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Mamo, Hilo Hattie sign deal

  • CINDY ELLEN RUSSELL / CRUSSELL@STARADVERTISER.COM
    Designer Mamo Howell has closed the doors of her Ward Warehouse shop and will partner with Hilo Hattie to expand her brand around the world.
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Hawaiian fashion designer Lei Mamo Howell has closed her Ward Warehouse boutique after two decades and is partnering with Hilo Hattie to expand her brand worldwide.

The longtime designer left her 930-square-foot Ward location at the end of June with 10 months remaining on the lease. That triggered a lawsuit by her former landlord for rent through April 2011.

With the slowdown in the economy and many of her customers losing income, "loyal customers can’t shop anymore," Howell, 81, told the Star-Advertiser.

In addition to lower sales, Howell found herself struggling to make the rent payments and overhead costs including electricity, payroll and insurance.

"It would’ve been stupid to just stay on and dig ourselves deeper in the hole," Howell said. The shop had one full-time worker and six part-timers.

"I asked for a reduction until 10 months from now, but they just won’t do it — they just can’t, I guess. A lot of companies are closing at Ward."

Calls to leasing agents for Ward Warehouse yesterday, seeking a comment on the lawsuit, were not returned.

Meanwhile, Howell inked a long-term deal with Hilo Hattie’s parent company, Pomare Ltd., which began producing Mamo Howell products this month through its manufacturing arm, Royal Hawaiian Creations.

The deal gives Pomare the exclusive rights to license the Mamo Howell name, brand and designs. The financial terms of the transaction weren’t disclosed.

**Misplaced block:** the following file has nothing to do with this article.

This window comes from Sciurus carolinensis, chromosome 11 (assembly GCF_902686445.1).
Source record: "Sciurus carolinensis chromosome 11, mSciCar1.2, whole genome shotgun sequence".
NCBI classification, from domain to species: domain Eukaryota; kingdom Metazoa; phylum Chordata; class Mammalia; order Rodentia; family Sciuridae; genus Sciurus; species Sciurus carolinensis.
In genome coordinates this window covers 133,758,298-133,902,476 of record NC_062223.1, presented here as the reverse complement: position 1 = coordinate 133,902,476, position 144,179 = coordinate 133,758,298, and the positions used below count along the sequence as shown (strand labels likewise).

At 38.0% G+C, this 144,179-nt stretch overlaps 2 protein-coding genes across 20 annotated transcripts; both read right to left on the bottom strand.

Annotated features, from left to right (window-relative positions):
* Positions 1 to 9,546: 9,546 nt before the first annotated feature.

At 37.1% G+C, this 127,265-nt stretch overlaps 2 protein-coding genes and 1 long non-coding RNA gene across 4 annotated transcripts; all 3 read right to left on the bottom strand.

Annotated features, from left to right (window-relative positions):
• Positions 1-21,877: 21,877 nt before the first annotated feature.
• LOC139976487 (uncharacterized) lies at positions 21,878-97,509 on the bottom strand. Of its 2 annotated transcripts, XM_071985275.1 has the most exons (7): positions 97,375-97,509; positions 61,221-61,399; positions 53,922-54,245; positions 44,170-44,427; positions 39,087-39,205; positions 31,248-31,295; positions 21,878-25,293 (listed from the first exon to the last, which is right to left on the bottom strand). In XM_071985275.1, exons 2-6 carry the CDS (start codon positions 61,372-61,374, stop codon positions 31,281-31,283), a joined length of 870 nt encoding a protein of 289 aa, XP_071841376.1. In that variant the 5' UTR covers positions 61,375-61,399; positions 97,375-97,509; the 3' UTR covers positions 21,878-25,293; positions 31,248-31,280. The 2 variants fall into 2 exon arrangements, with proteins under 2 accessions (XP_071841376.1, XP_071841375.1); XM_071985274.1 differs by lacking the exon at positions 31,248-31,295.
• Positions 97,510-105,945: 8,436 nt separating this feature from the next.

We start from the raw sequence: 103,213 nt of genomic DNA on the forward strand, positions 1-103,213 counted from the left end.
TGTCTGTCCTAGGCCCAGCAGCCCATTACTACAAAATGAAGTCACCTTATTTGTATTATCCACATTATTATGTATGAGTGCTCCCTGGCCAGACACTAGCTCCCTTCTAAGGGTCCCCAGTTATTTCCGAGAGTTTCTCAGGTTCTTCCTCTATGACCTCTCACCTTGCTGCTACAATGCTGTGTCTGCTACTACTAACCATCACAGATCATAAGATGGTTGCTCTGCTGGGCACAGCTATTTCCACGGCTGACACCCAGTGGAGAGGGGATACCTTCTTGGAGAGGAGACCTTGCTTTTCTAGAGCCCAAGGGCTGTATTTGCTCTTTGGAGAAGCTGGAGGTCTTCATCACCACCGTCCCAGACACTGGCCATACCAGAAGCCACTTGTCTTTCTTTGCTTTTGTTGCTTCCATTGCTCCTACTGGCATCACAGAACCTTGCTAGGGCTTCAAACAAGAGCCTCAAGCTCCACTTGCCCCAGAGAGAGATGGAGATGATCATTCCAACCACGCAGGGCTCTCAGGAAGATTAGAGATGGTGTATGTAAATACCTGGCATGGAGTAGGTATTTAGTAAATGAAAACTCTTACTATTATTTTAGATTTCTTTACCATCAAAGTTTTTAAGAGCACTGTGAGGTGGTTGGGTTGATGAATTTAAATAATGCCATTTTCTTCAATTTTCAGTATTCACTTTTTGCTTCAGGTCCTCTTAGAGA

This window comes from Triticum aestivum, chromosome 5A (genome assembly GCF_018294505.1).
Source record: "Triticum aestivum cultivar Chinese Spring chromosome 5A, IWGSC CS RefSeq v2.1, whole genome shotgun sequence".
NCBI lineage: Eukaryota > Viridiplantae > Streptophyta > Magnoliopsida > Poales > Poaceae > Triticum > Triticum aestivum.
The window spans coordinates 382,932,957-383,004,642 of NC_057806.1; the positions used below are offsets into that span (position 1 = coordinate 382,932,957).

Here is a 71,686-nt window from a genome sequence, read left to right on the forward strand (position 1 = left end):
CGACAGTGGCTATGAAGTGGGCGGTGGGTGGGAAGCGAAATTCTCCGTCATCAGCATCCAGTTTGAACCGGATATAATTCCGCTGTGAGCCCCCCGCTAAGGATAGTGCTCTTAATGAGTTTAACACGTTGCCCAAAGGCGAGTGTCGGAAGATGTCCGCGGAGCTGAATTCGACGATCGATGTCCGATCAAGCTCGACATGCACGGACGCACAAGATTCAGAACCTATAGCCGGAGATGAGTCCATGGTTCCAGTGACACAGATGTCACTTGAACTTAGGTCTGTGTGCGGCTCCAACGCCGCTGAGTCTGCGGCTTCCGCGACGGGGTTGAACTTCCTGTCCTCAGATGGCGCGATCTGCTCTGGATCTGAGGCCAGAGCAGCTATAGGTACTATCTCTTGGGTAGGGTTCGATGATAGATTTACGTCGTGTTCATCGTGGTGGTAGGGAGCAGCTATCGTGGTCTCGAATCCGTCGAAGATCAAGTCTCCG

"We knew that Mamo was suffering businesswise. She’s been a true pioneer of Hawaiian fashion for a very long time," said Mark Storfer, Hilo Hattie executive vice president and chief operating officer, and former chief operating officer of Liberty House.

"We wanted to extend her legacy not only to carry her products in our stores, but sell Mamo’s creations to mainland retail chains and to distributors worldwide."

Howell, who is in semiretirement, now occupies an office within Hilo Hattie’s Nimitz Highway headquarters several times a week and is working on new designs, though Hilo Hattie will continue to market "some prints and styles that are timeless," he said.

Pomare will not only produce the bold-print apparel that feature the traditional breadfruit, taro and Hawaiian flower prints that she’s known for, but expand her signature designs to home, bath and beauty products as well as accessories.

Expansion to department stores and national retail chains, expected to take the Mamo Howell brand to a "new level," is scheduled for early 2011.

"They have the financial backing … they have all connections that I don’t have — that’s the best way I could go," Howell said.

Mamo Howell Inc. was established in 1978, and in 1980 the former high-fashion model and hula icon opened a tiny shop in the Willows restaurant while making the company’s uniforms, before moving to Ward Warehouse.

"I miss my own factory and I miss my own shop because I had total and complete control," she said. "But at the same time, I could not go much farther unless I got a good partner."

 

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